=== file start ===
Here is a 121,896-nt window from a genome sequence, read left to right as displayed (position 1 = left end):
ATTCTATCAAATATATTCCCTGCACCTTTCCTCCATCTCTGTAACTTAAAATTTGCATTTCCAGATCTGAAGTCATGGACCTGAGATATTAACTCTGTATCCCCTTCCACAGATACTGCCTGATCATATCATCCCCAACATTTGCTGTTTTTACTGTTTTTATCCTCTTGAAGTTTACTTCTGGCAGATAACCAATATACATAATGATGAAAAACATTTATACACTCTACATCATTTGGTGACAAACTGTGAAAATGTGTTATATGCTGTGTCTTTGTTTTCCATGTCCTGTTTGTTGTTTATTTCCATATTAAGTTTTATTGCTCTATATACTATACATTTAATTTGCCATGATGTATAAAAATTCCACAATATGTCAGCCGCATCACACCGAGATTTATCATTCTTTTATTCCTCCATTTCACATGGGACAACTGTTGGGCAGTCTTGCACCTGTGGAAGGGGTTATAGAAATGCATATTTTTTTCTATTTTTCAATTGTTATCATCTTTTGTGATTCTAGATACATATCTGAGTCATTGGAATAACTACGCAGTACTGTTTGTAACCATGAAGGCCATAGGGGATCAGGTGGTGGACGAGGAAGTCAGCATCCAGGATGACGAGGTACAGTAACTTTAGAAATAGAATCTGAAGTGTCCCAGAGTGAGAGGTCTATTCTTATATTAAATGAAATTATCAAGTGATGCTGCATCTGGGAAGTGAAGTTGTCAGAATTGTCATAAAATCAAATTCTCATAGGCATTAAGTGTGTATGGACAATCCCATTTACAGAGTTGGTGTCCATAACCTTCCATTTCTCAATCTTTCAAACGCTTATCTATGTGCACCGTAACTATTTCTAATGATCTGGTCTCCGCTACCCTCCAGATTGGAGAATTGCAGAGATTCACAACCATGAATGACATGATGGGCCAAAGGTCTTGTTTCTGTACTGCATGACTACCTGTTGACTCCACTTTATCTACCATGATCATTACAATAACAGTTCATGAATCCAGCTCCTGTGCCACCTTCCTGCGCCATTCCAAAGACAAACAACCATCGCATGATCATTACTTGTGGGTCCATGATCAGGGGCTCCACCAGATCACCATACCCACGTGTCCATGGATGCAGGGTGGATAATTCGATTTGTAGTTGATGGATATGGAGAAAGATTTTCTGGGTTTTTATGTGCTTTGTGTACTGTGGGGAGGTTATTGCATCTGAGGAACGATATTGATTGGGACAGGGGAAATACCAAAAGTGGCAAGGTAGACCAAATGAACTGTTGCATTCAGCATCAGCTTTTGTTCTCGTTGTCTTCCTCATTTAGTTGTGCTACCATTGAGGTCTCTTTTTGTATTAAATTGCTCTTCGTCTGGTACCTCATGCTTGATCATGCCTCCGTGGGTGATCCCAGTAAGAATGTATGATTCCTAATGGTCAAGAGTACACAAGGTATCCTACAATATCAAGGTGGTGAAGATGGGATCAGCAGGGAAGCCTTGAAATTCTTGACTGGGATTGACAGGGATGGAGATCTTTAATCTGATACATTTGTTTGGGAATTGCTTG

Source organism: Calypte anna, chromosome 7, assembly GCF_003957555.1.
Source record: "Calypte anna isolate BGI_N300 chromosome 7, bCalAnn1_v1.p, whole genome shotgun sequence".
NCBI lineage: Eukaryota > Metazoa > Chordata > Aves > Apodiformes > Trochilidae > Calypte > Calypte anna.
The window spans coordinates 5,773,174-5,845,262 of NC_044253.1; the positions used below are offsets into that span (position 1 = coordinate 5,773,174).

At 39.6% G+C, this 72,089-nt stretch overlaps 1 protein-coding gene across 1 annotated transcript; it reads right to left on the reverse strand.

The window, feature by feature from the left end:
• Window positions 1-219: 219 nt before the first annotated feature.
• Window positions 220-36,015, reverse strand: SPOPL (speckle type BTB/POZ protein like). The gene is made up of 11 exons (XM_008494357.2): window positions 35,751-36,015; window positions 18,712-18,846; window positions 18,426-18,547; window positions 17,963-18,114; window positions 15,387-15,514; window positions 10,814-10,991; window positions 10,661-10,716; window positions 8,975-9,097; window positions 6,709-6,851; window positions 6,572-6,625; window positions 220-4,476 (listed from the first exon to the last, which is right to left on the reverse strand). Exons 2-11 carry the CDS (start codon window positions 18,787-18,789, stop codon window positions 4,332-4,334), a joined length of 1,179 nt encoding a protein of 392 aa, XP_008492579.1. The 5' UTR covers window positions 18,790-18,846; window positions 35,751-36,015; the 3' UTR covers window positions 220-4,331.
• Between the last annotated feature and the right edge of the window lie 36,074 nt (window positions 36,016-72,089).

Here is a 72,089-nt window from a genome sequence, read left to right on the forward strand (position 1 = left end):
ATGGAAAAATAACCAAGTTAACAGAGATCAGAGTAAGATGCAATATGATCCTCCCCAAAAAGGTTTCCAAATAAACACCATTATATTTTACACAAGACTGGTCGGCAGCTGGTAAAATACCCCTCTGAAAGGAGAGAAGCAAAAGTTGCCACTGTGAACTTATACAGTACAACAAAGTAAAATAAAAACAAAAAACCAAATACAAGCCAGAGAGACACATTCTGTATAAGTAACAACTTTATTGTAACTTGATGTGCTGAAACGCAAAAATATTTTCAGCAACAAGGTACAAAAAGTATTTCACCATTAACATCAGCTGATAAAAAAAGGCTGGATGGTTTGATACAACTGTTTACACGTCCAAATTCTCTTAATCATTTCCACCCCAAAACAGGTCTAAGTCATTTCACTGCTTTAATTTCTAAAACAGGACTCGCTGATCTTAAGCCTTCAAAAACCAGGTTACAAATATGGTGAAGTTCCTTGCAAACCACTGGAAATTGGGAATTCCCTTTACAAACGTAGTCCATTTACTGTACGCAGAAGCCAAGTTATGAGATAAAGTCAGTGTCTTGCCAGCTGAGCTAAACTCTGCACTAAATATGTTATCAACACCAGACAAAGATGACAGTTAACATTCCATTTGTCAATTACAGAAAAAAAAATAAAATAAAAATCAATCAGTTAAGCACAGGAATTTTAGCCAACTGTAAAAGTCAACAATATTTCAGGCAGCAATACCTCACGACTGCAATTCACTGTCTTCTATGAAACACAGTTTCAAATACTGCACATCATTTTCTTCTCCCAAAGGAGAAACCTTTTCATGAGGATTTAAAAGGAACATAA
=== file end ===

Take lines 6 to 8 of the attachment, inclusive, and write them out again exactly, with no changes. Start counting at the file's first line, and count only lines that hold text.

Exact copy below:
The window spans coordinates 5,773,174-5,845,262 of NC_044253.1; the positions used below are offsets into that span (position 1 = coordinate 5,773,174).

At 39.6% G+C, this 72,089-nt stretch overlaps 1 protein-coding gene across 1 annotated transcript; it reads right to left on the reverse strand.

The window, feature by feature from the left end: